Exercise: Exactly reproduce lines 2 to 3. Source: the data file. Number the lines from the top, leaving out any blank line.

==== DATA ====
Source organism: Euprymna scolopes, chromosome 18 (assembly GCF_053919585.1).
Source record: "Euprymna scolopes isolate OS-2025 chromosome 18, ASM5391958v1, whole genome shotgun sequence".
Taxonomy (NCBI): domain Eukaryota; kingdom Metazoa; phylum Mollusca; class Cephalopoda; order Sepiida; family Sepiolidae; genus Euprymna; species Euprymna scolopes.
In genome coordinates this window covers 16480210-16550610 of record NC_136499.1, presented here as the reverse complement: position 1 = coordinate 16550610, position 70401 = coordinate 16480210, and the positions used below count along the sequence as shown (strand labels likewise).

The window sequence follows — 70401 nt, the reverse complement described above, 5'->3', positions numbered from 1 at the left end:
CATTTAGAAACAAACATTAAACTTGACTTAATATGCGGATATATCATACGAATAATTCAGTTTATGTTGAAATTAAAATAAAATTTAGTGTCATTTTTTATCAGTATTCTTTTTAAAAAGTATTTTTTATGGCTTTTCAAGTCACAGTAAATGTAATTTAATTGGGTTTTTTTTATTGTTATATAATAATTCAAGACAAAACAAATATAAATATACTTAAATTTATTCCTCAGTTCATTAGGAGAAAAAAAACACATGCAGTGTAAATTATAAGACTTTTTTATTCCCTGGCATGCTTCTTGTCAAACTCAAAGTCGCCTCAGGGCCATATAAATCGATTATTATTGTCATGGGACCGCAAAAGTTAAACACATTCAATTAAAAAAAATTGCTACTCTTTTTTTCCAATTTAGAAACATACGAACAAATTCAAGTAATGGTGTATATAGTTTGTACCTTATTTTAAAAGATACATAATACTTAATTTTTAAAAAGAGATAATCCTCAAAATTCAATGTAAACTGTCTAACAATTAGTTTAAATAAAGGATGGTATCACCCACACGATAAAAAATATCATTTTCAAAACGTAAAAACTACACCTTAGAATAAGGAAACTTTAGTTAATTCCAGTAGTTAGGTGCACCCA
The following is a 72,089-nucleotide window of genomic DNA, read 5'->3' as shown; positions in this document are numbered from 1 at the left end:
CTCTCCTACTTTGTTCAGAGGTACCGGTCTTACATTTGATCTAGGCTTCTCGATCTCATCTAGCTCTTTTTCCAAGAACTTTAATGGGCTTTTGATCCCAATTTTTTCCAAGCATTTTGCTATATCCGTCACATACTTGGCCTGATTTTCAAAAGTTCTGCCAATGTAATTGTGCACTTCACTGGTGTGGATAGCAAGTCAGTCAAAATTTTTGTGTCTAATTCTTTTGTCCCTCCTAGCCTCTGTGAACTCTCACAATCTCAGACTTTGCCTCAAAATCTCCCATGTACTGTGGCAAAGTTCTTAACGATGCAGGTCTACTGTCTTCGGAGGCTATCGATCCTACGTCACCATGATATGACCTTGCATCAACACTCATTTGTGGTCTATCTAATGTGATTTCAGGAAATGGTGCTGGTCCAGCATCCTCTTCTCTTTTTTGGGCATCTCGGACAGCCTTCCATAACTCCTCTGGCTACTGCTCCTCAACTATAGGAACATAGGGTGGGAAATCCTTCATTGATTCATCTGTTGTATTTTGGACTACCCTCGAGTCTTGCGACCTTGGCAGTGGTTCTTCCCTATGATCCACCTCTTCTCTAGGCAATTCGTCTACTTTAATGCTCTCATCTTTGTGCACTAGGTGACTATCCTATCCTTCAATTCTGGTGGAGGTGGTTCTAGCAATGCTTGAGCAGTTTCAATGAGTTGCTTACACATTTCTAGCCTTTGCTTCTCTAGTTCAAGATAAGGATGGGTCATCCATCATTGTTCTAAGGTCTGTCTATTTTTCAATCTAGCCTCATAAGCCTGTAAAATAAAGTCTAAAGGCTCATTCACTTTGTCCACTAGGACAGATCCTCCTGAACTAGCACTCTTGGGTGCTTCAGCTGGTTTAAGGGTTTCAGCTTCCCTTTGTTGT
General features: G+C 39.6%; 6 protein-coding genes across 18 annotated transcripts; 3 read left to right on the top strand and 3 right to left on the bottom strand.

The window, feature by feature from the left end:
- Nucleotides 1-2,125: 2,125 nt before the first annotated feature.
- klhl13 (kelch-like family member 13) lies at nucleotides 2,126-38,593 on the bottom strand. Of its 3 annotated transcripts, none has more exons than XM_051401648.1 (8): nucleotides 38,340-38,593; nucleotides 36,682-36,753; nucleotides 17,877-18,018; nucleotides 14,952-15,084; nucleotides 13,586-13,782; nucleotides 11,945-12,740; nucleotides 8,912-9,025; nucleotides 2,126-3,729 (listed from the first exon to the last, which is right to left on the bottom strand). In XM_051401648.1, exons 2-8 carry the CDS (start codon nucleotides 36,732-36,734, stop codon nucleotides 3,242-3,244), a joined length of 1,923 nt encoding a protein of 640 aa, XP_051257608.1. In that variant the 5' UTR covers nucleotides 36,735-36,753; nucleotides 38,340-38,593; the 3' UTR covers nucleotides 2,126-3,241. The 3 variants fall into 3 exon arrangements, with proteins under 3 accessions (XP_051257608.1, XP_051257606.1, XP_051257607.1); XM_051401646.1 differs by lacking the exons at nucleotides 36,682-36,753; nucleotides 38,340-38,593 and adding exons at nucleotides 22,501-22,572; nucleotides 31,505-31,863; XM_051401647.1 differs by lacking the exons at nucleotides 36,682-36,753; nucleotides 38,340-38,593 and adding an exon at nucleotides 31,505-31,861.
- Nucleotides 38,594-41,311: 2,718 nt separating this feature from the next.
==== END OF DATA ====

Source record: "Euprymna scolopes isolate OS-2025 chromosome 18, ASM5391958v1, whole genome shotgun sequence".
Taxonomy (NCBI): domain Eukaryota; kingdom Metazoa; phylum Mollusca; class Cephalopoda; order Sepiida; family Sepiolidae; genus Euprymna; species Euprymna scolopes.